Title IV of the Food for Peace Act allows for the active participation of the private sector in storage, marketing, transport and distribution. It requires multi-year agreements and an annual report to Congress. Title IV also contains provisions on debt relief and sets out the prohibited uses of food aid, namely: since it contributes significantly in some places and causes damage in others, food aid is controversial. Food aid is accused of discouraging producers in low-income countries and disrupting trade, and it is a focal point for disagreements over genetically modified foods in the midst of a humanitarian crisis. These disagreements are largely the result of the policies of donor countries that misuse food aid for purposes for which it has proved ineffective: supporting domestic agricultural prices, promoting commercial agricultural exports, promoting geostrategic objectives and maintaining a viable maritime industry. The futile use of food aid to pursue donors` own interests also means that food aid is not up to its potential to supply places where availability is insufficient and markets do not provide it reliably and quickly enough to protect human lives. A sensible reform strategy can respond to agricultural and maritime interests and, by reducing waste in a system that at the same time serves too many political masters, make food aid a more effective instrument for promoting development and humanitarian objectives. Improving the orientation of food aid. The fight against errors is at the root of most of the operational problems related to food aid. The guidance includes not only the question of who should receive food aid, but also where these groups are located, what kind of help they need and how and when it should reach them. Good targeting means ensuring that food aid reaches those who are genuinely food insecure and do not have sufficient resources to buy food, and ensuring that, as far as possible, it does not reach other groups. Failure to reach truly food-insecure groups would mean that food aid would not have the expected positive effects.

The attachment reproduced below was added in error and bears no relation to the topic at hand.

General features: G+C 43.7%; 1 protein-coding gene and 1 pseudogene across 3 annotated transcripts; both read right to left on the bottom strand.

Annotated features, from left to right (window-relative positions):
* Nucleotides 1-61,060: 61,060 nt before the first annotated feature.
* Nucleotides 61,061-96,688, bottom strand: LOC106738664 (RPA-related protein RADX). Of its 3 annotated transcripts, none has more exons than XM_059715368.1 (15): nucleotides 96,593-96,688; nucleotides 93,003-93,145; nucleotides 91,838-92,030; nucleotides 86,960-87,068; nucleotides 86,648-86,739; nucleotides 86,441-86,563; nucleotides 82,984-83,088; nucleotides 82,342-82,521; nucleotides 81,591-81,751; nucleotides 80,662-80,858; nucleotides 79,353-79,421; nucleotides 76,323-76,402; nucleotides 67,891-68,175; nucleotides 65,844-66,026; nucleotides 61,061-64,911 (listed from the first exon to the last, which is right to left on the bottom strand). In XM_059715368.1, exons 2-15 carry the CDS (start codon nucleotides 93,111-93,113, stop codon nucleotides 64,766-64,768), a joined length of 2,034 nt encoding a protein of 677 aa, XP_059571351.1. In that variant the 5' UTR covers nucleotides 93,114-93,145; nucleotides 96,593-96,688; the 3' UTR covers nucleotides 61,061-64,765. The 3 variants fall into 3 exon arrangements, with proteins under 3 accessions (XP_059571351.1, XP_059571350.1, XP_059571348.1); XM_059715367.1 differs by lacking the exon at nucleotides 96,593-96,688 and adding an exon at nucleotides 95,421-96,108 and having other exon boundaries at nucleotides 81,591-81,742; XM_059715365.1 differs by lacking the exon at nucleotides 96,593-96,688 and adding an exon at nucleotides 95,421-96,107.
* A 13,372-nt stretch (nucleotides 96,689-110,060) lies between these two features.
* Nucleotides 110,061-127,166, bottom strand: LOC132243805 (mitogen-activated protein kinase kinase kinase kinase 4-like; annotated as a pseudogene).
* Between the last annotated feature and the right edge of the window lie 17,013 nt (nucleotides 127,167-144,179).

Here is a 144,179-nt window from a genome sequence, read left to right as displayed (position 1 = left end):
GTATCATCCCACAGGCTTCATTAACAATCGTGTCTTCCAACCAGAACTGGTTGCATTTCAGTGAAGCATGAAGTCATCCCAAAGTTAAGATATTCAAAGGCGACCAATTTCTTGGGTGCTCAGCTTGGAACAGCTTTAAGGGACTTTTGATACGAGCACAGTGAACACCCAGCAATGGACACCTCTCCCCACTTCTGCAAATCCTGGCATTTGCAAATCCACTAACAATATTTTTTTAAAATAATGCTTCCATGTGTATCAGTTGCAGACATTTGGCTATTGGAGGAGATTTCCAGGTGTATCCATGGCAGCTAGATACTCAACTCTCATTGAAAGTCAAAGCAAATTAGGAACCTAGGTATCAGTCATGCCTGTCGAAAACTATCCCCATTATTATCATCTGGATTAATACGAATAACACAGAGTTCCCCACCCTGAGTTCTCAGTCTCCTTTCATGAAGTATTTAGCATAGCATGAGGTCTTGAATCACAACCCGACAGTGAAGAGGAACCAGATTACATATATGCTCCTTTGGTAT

The accidental provision of food to relatively safe groups for food displaces trade, affects production incentives, or both. PVOs and WFP have improved their targeting methods over the years. Nevertheless, further progress is needed. This requires improving information systems to determine where and when food insecurity is developing and who is being affected. The law was originally drafted by the future administrator of the Foreign Agricultural Service (FAS), Gwynn Garnett, after returning from a trip to India in 1950. The bill is unusual in that it gave the FAS the ability to enter into agreements with foreign governments without the approval of the U.S. Senate.   Johnson also understood that food aid was used for diplomatic purposes and strengthened U.S. strategic interests. To strengthen Food for Peace`s foreign policy direction, he continued to transfer the duties of Director of Food for Peace from the White House to the State Department, where the Director would serve as Special Assistant to Secretary of State Dean Rusk. Although the Johnson administration has programmed PL-480 products to meet the critical needs of hunger, johnson has in several cases approved food aid deliveries to countries to allow recipients to divert spending on military equipment or security purposes. The administration has also negotiated PL-480 deals with countries to prevent these leaders from accepting help from U.S.